Meet Kobe Tran
PROVO, Utah – Kobe Tran’s return to BYU men’s tennis this season was delayed by a foot injury, but he still enjoyed being around the team and the sport he loves. Learn more about Tran, including his time at BYU and his plans for the future.
Tran’s father played tennis, including a brief career at UC Davis, and introduced his son to the sport. The younger Tran started playing when he was four years old and quickly realized he had a gift for tennis. As Tran grew, he pursued competitive options, including his prep career at James Logan High School in his hometown of Union City, California.
Tran amassed a 55-4 record during his four-year varsity career, winning a singles section championship and finishing as a four-star, top-100 recruit. But he says his time spent with his teammates was more important than any individual success he earned.
“My favorite memory from high school was being with my teammates,” he explains. “I loved winning titles and matches together. It was not about whether I would win or lose. As long as I was with the guys, I was enjoying myself.”
“Being able to replicate those feelings in college made me feel at home, even though I was away from home,” Tran adds. He also picked BYU for his college career because he liked that Utah was far enough from California for him to be independent, but close enough to still visit family when he wanted to.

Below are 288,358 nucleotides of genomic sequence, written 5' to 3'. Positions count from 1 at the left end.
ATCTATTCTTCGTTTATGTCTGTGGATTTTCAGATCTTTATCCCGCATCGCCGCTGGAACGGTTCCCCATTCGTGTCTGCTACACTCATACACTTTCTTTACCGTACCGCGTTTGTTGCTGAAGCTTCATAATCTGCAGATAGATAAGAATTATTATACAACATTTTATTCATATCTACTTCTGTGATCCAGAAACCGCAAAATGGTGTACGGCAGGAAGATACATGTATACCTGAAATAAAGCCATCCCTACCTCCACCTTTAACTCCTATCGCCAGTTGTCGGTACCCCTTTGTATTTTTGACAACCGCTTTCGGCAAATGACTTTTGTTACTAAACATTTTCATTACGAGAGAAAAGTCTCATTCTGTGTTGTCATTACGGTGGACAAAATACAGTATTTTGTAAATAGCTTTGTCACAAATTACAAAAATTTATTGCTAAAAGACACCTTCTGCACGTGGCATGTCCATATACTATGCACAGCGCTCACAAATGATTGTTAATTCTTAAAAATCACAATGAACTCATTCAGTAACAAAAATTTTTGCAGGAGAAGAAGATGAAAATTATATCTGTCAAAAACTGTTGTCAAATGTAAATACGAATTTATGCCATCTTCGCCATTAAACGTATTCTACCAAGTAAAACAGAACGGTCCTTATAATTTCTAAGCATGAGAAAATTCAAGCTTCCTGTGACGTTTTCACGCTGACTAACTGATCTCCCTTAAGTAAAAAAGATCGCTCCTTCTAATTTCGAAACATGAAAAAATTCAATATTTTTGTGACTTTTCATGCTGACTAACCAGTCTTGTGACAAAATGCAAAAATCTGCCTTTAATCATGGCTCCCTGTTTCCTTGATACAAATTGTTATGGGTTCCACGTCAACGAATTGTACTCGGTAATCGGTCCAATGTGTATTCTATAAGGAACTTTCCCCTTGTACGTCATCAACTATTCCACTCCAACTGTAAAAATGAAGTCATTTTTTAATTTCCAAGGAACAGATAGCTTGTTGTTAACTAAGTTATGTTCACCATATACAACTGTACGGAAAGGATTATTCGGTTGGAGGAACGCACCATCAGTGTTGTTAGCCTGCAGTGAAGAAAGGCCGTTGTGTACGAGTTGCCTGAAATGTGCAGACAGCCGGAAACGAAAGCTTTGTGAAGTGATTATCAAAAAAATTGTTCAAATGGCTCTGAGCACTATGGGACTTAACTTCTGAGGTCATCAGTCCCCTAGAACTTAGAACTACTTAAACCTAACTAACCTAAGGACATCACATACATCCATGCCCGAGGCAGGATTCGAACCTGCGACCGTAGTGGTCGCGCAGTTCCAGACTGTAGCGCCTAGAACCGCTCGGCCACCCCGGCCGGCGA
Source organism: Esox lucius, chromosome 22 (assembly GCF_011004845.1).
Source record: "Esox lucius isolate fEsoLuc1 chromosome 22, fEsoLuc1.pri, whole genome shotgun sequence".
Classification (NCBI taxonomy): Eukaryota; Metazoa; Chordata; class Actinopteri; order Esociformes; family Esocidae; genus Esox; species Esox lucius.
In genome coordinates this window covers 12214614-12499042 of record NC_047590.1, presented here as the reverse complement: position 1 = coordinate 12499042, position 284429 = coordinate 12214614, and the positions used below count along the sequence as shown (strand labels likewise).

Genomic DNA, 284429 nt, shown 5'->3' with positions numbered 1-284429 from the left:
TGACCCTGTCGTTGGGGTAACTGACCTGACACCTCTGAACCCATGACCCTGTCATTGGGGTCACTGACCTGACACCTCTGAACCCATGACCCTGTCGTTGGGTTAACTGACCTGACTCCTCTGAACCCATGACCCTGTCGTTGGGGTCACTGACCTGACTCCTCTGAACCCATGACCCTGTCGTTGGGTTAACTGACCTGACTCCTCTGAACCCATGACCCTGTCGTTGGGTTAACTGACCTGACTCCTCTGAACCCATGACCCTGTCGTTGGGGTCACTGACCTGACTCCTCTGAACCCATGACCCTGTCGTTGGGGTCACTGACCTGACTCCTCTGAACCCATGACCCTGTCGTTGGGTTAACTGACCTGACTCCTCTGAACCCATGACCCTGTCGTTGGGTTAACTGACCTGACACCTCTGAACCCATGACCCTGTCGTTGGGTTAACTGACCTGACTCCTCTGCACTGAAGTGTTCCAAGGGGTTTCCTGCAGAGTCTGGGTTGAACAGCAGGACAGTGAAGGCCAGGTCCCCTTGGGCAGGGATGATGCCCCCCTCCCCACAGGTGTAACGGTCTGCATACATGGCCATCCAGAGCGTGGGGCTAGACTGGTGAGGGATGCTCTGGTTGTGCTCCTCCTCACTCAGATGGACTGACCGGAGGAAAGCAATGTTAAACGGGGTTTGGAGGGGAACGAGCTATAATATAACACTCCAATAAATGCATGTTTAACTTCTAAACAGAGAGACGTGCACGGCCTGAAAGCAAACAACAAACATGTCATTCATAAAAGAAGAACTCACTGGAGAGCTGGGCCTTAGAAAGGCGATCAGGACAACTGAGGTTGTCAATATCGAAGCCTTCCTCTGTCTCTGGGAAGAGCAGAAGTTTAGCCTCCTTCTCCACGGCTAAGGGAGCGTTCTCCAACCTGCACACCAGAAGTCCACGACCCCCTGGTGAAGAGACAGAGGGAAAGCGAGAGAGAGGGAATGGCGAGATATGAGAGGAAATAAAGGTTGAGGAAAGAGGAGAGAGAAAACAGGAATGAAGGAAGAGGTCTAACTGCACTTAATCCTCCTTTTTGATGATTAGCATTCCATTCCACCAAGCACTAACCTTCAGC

Tran joined the team ahead of the 2018-19 season, where he went 8-3 in singles and 2-1 in doubles as a freshman. He also competed in the fall portion of the 2019-20 season.
Making His Return
After taking a break from tennis, Tran rejoined the team for the bulk of the 2022-23 season, which he was expecting to play in. Unfortunately, a foot injury that required surgery delayed his comeback and prevented Tran from making any appearances this year. But despite the setback, Tran still loved this past season.
“Having the chance to come back was a great feeling. I definitely cherished it,” he says. “And then the injury is not something that I wanted to happen, but at the end of the day I cannot control certain things. I just tried to focus on school and doing really well last semester. I am super happy with the way things turned out even though I did not get to play.”
Tran will appreciate every moment he gets on the court once the time comes, and he is not planning on being done with tennis whenever his playing career ends. He is set to graduate in 2024 with a bachelor’s degree in psychology. One future career Tran has considered is coaching, since he loves that aspect of the game, especially when he has the opportunity to work with kids.
BYU Director of Athletics Tom Holmoe has announced Zack Warren as BYU head men’s tennis coach.